In the course of writing our movie, a screenwriting friend of mine (one with vastly more experience/success than me) told me that the movie would be more likely to be made if we omitted the N-word from it. Producers, he said, are less likely to greenlight something with that word.
In many ways, I understand this impetus. It’s the most disgusting and vile word in the English language, and it’s important to be respectful of this fact.
But can you imagine how dishonest a movie about race—especially a period comedy—would feel without it at all? That would be a form of whitewashing. If we are going to face America’s dark past, then let’s face it: we had a dark past. And that was like, the fourth most used word in the English language during that era.
(FYI, let the record show that any use of the N-word in our script was in fact typed by Cristian.)
Doesn’t it feel a bit cheap whenever screenwriters have their most racist characters use other, less offensive slurs for black people? Like, the point of a slur is to be maximum demeaning and disrespectful. A racist character wouldn’t think, “I want to be racist, but I mean c’mon it’s 1950, get with the times.”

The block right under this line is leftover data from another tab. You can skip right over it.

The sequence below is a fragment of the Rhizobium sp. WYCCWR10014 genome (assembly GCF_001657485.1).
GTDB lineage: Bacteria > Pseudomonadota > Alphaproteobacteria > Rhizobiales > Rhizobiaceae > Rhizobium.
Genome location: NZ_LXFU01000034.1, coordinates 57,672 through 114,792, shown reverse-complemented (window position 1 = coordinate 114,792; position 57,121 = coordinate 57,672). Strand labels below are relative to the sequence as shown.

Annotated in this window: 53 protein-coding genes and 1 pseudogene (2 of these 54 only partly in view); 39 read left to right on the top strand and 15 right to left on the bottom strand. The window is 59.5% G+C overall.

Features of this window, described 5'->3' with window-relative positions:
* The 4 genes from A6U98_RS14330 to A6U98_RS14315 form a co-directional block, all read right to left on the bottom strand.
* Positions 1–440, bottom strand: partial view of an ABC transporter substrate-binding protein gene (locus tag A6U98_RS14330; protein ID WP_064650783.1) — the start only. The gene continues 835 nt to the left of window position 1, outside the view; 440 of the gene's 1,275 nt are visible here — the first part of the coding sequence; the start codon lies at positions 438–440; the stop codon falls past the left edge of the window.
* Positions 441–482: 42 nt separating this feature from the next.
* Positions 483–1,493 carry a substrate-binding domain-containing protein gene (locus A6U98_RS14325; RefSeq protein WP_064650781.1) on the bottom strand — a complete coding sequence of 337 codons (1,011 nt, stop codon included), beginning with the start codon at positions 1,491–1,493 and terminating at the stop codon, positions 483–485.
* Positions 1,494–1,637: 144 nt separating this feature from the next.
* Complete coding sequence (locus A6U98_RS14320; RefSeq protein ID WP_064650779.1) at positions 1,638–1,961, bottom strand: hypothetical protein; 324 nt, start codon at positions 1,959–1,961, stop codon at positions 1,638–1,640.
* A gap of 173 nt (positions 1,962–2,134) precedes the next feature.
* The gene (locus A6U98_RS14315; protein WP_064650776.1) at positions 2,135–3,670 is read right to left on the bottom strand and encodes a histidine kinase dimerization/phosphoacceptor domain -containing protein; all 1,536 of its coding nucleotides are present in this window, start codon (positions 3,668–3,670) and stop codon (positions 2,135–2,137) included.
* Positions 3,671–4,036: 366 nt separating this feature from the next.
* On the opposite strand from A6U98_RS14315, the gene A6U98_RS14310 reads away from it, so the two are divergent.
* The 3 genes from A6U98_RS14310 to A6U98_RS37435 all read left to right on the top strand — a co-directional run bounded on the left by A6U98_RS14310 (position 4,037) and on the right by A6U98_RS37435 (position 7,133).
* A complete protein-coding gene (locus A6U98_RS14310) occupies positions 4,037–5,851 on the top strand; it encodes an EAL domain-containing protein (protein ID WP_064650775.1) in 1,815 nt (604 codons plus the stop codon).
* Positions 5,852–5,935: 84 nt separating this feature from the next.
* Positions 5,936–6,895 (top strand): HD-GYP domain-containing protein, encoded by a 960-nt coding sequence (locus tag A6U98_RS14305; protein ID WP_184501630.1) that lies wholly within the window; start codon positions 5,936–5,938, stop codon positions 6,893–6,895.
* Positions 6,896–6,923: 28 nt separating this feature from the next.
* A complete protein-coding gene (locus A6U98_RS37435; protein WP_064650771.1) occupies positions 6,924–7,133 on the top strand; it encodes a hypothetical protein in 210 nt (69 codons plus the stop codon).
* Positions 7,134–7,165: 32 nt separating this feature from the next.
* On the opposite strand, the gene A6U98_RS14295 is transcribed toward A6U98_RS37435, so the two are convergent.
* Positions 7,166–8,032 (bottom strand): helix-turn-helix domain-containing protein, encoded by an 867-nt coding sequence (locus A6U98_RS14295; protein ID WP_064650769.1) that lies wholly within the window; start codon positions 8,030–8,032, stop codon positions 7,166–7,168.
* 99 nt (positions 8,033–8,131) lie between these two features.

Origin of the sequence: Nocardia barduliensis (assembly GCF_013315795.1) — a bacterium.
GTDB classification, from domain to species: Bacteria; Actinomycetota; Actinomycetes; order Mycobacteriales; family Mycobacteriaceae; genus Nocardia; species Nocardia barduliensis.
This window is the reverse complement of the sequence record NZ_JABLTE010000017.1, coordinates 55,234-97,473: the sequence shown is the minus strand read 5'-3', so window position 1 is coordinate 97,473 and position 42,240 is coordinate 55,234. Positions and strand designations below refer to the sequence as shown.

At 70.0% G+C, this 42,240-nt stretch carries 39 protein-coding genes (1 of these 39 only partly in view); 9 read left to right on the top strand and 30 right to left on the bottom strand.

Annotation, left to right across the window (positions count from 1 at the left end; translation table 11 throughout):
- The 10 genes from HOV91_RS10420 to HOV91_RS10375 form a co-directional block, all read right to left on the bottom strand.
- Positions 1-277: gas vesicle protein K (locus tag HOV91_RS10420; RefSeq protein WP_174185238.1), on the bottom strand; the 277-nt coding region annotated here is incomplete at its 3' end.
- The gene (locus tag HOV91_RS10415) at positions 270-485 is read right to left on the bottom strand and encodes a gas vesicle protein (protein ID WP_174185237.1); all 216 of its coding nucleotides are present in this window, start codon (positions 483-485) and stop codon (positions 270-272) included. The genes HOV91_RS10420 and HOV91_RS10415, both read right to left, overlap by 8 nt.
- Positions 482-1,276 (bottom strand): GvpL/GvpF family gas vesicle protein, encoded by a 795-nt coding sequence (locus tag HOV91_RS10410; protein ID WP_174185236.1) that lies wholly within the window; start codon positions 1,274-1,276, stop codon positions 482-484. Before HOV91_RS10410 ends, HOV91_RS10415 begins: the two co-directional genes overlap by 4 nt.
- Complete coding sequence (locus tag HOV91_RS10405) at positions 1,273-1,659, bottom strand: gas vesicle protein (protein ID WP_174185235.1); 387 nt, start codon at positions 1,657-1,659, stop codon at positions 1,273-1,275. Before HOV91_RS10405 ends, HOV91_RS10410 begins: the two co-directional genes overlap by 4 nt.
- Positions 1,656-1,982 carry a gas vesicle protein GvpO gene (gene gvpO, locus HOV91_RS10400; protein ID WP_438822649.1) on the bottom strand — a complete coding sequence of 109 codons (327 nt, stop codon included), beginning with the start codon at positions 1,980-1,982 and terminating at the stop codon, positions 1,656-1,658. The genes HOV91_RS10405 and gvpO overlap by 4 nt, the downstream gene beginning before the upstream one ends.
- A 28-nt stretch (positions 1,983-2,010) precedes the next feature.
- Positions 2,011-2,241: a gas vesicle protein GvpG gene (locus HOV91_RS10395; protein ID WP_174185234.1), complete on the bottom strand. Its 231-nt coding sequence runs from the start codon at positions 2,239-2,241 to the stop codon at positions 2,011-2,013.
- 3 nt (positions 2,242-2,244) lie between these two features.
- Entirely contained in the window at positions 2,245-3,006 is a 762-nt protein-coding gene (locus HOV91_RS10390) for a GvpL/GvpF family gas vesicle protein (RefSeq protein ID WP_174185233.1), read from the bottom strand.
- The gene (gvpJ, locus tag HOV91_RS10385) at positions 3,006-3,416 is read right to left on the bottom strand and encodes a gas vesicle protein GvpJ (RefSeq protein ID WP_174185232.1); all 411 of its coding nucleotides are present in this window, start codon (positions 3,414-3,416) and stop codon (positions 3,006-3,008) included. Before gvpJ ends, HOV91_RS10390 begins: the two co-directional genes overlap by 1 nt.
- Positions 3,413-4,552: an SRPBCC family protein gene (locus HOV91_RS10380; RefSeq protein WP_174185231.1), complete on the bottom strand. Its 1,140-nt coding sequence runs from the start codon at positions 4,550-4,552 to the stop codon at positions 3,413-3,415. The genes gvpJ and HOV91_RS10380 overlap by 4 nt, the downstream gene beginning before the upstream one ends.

In any case, this fear to me strikes to the core of one of the problems with modern comedy: it’s really self-conscious.
Many comedians are afraid of being deemed an immoral or bad person based off of their jokes, and I want to be clear: this fear isn’t the worst thing. Good comedians, in my eyes, should be empathetic, and comedians with a concern for how their jokes come across are attempting to be empathetic. This is obviously not a bad thing, and the contingency of comedians with a flagrant or even proud disregard for the ever-evolving social mores of our society can be toilet-bowl terrible or uninteresting.
But, often, the comedians who are hyper-deferential to hyper-sensitivity are writing and making uninteresting comedy because, at their core, they’re being self-conscious.
Wokeness is not killing comedy. Self-consciousness is.